The IUSB Vision Weblog

The way to crush the middle class is to grind them between the millstones of taxation and inflation. – Vladimir Lenin

From the Beltway of the SGA: In-depth Analysis of your Student Government

Posted by iusbvision on October 9, 2006

I want to take sometime in this slow period of Student Government news to analyze the Student Government structure as a whole and give some thoughts on the legislative branch.  I think as we look at the future of student housing and the changes that will bring, I think we need to look at our government to ensure a proper representative structure is in place.

The major concern I see looking at the records is that the participation in the elections, specifically the amount of senatorial candidates, has severely decreased over the last three years.  With twelve seats chosen at-large, three years ago there were over 30 candidates which shrunk to 16 two years ago and down to 11 last year, the trend is definitely disconcerting, because you no longer have an elected legislative body.  It is now a Senate of those who showed up, since everyone who ran in May automatically was given a seat. 

While there are definitely some great Senators, friends of mine who were around last years stated how frustrating it was to not have any options, especially when they questioned the credentials of some of the candidates that would automatically win seats.

So we have defined the problem, now let us look at how to fix it.  My sister in-law is involved as a Senator at a similar university to ours and when talking to her about how things work with her government, I think there are some ideas that could be used here.  First of all every seat in our Senate is an at-large seat, meaning anyone can run for the spot.  Her university uses a style of Senate that is more representative. They divide the Senate up into 6 specific seats and 6 at-large seats. What are specific seats? These would be seats that are designated to represent each school.  So in order to qualify for the seat a student must have a major in that school.  They must still be elected but in our case this would ensure we have at least one student from each of the departments like the School of Education, the Division of Healthcare, the Raclin School of the Arts, the School of Public and Environmental Affairs, and the College of Liberal Arts and Science. They also throw in a graduate student seat for a total of six.  The other six seats would continue to be open to students from any area. While all these numbers and groups could be adjusted, the point is a more holistic representative body.  Then by communicating to the senior administration of each school or division, qualified candidates from each unit could be identified and encouraged to run.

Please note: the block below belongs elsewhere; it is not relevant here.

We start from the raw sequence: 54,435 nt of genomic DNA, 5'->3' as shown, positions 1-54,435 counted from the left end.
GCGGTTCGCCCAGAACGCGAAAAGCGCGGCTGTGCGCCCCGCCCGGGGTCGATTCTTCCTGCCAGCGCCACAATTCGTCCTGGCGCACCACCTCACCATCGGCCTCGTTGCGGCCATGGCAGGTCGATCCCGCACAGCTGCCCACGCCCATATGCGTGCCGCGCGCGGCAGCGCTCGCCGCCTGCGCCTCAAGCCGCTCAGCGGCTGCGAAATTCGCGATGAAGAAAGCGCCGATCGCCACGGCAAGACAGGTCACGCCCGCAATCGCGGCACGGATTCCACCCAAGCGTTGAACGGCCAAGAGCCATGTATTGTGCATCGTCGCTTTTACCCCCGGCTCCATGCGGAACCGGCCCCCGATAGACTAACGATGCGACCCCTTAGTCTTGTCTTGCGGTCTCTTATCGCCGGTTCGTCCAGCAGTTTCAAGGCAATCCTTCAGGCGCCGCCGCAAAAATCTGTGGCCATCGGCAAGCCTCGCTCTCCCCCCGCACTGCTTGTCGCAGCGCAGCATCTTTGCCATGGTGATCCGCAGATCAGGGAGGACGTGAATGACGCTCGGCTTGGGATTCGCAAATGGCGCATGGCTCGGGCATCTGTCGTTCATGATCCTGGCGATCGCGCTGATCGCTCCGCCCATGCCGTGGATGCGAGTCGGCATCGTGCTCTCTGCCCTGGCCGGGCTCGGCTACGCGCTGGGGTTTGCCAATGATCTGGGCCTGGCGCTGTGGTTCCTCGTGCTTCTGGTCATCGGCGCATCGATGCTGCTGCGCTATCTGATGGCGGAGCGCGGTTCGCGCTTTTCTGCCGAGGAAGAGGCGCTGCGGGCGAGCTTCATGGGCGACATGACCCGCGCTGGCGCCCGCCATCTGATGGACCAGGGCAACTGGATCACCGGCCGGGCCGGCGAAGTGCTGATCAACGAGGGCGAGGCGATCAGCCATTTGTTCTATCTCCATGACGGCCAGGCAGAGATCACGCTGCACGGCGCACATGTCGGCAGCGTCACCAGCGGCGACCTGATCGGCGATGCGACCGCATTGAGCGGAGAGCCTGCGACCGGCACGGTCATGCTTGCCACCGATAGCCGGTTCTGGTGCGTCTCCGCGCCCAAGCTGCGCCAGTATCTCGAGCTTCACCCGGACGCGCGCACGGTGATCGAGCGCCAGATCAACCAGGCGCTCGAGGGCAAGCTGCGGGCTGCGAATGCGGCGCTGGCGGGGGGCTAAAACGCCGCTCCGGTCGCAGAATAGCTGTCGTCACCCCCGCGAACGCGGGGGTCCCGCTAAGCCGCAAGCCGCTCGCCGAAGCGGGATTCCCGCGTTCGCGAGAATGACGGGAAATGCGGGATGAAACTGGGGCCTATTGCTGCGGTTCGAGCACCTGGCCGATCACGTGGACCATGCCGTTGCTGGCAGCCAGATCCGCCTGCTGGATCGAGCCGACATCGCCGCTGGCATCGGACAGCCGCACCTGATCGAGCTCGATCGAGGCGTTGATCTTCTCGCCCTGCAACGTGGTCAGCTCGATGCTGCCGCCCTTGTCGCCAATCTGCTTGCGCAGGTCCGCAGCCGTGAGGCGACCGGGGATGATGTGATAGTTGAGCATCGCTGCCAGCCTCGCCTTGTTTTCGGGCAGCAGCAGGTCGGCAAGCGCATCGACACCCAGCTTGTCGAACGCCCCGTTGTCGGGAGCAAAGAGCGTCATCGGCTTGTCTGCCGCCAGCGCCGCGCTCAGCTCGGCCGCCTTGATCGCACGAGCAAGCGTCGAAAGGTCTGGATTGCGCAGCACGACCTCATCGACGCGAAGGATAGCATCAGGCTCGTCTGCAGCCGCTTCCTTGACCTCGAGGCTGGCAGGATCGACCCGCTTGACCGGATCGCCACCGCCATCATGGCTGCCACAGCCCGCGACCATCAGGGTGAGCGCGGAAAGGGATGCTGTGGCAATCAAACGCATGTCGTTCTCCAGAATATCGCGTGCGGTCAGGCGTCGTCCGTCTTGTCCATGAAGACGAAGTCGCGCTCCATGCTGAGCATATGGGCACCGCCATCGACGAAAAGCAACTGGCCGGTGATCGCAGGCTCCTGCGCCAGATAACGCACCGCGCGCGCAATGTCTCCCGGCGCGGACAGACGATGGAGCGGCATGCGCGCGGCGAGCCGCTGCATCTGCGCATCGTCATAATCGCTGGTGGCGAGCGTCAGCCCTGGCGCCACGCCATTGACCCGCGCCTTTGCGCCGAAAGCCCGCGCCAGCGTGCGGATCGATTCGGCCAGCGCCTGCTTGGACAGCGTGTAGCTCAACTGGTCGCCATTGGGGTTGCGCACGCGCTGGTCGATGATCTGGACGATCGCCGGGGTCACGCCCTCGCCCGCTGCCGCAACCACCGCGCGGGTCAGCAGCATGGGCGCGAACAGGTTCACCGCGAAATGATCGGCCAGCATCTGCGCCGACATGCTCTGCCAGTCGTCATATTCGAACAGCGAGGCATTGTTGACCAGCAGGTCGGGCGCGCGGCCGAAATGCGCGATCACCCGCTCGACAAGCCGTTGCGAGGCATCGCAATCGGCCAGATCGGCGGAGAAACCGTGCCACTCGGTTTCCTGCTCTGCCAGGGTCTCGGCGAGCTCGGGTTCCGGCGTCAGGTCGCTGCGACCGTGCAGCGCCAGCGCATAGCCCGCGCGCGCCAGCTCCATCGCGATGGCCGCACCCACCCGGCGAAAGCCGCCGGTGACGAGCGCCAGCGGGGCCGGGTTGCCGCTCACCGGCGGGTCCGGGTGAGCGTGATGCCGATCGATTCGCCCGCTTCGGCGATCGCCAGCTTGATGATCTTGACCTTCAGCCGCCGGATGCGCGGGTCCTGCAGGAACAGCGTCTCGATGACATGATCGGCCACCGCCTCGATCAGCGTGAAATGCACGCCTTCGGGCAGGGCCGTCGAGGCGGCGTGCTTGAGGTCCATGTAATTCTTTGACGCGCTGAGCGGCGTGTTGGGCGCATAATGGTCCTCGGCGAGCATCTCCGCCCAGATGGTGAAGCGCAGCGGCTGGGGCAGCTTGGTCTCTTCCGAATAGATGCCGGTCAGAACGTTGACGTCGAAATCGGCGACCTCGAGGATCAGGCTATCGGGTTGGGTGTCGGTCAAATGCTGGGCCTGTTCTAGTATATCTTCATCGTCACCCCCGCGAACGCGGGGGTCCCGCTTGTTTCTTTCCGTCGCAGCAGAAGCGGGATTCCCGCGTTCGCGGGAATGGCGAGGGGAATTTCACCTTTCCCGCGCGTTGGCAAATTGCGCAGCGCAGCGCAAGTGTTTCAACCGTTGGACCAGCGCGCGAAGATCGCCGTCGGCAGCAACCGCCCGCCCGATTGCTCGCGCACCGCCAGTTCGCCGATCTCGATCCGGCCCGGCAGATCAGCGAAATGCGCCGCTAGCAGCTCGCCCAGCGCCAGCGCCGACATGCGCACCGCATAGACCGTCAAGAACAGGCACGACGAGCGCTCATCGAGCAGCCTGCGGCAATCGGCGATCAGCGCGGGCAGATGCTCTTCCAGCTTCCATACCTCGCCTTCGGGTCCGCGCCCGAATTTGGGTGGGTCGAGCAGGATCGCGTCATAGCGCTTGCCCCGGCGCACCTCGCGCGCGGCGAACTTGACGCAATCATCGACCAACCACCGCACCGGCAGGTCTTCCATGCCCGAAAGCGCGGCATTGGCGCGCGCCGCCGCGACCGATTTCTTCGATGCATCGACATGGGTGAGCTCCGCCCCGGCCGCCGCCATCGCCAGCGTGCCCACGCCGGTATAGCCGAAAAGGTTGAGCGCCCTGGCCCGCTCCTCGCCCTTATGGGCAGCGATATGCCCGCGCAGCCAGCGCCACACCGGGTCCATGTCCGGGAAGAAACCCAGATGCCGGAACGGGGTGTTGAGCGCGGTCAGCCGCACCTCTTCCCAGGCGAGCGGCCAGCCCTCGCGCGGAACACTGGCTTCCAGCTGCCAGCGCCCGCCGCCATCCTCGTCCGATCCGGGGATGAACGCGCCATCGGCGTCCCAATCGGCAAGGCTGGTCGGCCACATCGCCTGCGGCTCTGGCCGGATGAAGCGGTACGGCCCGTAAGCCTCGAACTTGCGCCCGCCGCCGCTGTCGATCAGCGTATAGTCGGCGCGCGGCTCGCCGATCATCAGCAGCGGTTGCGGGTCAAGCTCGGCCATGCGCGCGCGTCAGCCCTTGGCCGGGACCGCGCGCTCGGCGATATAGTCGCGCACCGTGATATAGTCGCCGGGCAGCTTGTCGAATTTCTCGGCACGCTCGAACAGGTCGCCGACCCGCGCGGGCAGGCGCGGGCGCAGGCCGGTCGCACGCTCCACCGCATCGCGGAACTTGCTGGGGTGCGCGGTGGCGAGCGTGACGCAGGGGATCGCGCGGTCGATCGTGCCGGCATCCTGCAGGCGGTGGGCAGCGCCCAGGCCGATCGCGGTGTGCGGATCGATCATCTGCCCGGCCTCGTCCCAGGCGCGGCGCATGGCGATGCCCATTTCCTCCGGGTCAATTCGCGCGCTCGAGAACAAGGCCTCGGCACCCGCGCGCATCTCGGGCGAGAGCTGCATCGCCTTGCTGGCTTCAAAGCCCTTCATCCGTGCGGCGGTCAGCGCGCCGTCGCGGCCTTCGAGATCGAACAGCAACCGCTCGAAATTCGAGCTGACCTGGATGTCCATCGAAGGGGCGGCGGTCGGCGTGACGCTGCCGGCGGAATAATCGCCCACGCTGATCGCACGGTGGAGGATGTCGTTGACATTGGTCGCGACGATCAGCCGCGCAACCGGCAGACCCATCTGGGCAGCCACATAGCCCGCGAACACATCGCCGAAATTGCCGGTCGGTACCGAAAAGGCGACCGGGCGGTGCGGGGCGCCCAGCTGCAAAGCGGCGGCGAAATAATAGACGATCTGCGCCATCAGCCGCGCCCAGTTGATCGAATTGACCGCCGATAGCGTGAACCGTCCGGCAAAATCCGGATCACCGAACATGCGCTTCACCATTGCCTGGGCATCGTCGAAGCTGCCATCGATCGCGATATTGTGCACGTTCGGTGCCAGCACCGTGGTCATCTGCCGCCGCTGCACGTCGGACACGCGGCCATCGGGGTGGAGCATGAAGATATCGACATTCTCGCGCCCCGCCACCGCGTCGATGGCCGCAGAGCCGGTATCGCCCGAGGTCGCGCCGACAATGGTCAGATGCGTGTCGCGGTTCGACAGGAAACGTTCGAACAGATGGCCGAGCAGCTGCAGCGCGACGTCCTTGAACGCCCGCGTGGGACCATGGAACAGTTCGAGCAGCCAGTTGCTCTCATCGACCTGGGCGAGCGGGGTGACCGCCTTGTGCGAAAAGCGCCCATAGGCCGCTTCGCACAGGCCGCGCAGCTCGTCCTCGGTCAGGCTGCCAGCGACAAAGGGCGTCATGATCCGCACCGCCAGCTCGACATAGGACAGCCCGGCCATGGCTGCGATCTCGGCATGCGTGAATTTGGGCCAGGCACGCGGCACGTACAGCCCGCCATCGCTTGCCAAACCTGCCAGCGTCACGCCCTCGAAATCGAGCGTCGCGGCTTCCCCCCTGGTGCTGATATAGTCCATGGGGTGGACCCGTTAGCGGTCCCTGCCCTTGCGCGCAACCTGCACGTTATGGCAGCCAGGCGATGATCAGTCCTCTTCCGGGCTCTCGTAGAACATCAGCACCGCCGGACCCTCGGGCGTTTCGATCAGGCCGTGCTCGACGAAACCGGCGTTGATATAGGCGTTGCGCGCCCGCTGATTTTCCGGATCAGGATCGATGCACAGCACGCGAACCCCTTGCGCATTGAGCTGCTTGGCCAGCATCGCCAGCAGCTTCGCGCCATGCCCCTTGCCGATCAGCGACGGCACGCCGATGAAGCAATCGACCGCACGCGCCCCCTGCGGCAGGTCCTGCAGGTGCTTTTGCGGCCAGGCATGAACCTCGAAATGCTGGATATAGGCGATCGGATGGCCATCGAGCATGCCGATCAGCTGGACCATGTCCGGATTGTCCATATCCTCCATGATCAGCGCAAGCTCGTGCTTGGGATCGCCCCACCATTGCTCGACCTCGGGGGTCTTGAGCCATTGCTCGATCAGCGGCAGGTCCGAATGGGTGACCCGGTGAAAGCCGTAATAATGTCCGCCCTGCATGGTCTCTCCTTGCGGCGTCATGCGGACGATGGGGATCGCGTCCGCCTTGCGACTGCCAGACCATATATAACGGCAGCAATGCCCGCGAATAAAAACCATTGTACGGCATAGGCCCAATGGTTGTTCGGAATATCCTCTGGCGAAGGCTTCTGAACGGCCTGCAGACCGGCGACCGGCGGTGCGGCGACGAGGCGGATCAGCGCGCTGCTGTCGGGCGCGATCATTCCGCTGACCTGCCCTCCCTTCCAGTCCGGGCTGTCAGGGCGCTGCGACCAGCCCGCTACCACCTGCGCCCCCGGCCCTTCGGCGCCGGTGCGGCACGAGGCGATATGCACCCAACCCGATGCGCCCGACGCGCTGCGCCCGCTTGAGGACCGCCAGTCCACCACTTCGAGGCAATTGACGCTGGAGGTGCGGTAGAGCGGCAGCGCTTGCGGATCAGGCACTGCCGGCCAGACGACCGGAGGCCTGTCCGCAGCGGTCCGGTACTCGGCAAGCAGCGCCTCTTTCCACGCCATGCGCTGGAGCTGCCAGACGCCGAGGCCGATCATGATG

While no plan is perfect, I believe it is time to look at a truly representative system of government that encourages the assistance of the administration.  Of course, the students need to be careful to what level they involve the administration, but one thing the faculty does well is identify first class students, and we can always use more of those in our government, if for nothing else than to give us options come election day.

Rashida Vindic
SGA Analyst

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